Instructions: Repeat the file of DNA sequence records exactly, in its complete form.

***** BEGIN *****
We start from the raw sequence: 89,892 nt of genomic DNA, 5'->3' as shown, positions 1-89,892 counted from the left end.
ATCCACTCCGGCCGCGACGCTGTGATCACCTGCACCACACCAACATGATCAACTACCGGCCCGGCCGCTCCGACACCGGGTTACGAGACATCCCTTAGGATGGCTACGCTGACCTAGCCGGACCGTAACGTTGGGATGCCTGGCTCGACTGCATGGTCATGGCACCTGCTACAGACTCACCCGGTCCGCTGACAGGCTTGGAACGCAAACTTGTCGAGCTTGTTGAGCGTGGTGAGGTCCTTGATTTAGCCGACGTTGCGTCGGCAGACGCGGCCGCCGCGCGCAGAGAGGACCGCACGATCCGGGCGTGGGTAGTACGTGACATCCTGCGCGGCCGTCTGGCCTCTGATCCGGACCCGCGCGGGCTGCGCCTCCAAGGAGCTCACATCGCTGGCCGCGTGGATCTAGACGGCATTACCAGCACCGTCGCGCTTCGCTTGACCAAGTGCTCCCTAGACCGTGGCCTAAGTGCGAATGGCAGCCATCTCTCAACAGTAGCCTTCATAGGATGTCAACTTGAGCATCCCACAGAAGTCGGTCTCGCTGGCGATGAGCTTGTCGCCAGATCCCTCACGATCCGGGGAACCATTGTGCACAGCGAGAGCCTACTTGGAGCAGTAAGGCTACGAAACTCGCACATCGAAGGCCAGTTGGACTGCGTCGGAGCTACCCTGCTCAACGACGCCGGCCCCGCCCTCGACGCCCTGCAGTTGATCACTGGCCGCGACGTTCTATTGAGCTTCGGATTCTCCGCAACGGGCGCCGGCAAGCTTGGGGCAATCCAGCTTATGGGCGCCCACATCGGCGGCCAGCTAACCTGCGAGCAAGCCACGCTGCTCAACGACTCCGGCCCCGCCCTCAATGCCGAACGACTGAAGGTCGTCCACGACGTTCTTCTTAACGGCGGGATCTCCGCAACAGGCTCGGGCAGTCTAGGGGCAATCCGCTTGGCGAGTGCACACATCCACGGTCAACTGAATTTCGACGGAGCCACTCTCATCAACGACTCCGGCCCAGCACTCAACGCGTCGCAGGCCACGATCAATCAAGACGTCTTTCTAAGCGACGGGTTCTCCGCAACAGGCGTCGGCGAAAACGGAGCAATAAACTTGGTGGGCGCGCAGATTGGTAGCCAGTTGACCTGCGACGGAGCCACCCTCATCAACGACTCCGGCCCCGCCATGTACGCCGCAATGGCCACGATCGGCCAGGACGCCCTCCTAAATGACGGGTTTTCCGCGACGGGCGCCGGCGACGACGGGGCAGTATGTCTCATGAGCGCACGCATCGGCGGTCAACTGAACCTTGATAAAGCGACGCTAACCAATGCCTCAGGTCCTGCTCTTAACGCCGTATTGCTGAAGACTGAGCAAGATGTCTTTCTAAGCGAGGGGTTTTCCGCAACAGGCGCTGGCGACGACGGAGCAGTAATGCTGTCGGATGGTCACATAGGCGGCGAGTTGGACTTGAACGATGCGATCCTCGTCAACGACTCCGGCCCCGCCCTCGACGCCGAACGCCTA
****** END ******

We start from the raw sequence: 89,892 nt of genomic DNA, 5'->3' as shown, positions 1-89,892 counted from the left end.
ATCCACTCCGGCCGCGACGCTGTGATCACCTGCACCACACCAACATGATCAACTACCGGCCCGGCCGCTCCGACACCGGGTTACGAGACATCCCTTAGGATGGCTACGCTGACCTAGCCGGACCGTAACGTTGGGATGCCTGGCTCGACTGCATGGTCATGGCACCTGCTACAGACTCACCCGGTCCGCTGACAGGCTTGGAACGCAAACTTGTCGAGCTTGTTGAGCGTGGTGAGGTCCTTGATTTAGCCGACGTTGCGTCGGCAGACGCGGCCGCCGCGCGCAGAGAGGACCGCACGATCCGGGCGTGGGTAGTACGTGACATCCTGCGCGGCCGTCTGGCCTCTGATCCGGACCCGCGCGGGCTGCGCCTCCAAGGAGCTCACATCGCTGGCCGCGTGGATCTAGACGGCATTACCAGCACCGTCGCGCTTCGCTTGACCAAGTGCTCCCTAGACCGTGGCCTAAGTGCGAATGGCAGCCATCTCTCAACAGTAGCCTTCATAGGATGTCAACTTGAGCATCCCACAGAAGTCGGTCTCGCTGGCGATGAGCTTGTCGCCAGATCCCTCACGATCCGGGGAACCATTGTGCACAGCGAGAGCCTACTTGGAGCAGTAAGGCTACGAAACTCGCACATCGAAGGCCAGTTGGACTGCGTCGGAGCTACCCTGCTCAACGACGCCGGCCCCGCCCTCGACGCCCTGCAGTTGATCACTGGCCGCGACGTTCTATTGAGCTTCGGATTCTCCGCAACGGGCGCCGGCAAGCTTGGGGCAATCCAGCTTATGGGCGCCCACATCGGCGGCCAGCTAACCTGCGAGCAAGCCACGCTGCTCAACGACTCCGGCCCCGCCCTCAATGCCGAACGACTGAAGGTCGTCCACGACGTTCTTCTTAACGGCGGGATCTCCGCAACAGGCTCGGGCAGTCTAGGGGCAATCCGCTTGGCGAGTGCACACATCCACGGTCAACTGAATTTCGACGGAGCCACTCTCATCAACGACTCCGGCCCAGCACTCAACGCGTCGCAGGCCACGATCAATCAAGACGTCTTTCTAAGCGACGGGTTCTCCGCAACAGGCGTCGGCGAAAACGGAGCAATAAACTTGGTGGGCGCGCAGATTGGTAGCCAGTTGACCTGCGACGGAGCCACCCTCATCAACGACTCCGGCCCCGCCATGTACGCCGCAATGGCCACGATCGGCCAGGACGCCCTCCTAAATGACGGGTTTTCCGCGACGGGCGCCGGCGACGACGGGGCAGTATGTCTCATGAGCGCACGCATCGGCGGTCAACTGAACCTTGATAAAGCGACGCTAACCAATGCCTCAGGTCCTGCTCTTAACGCCGTATTGCTGAAGACTGAGCAAGATGTCTTTCTAAGCGAGGGGTTTTCCGCAACAGGCGCTGGCGACGACGGAGCAGTAATGCTGTCGGATGGTCACATAGGCGGCGAGTTGGACTTGAACGATGCGATCCTCGTCAACGACTCCGGCCCCGCCCTCGACGCCGAACGCCTA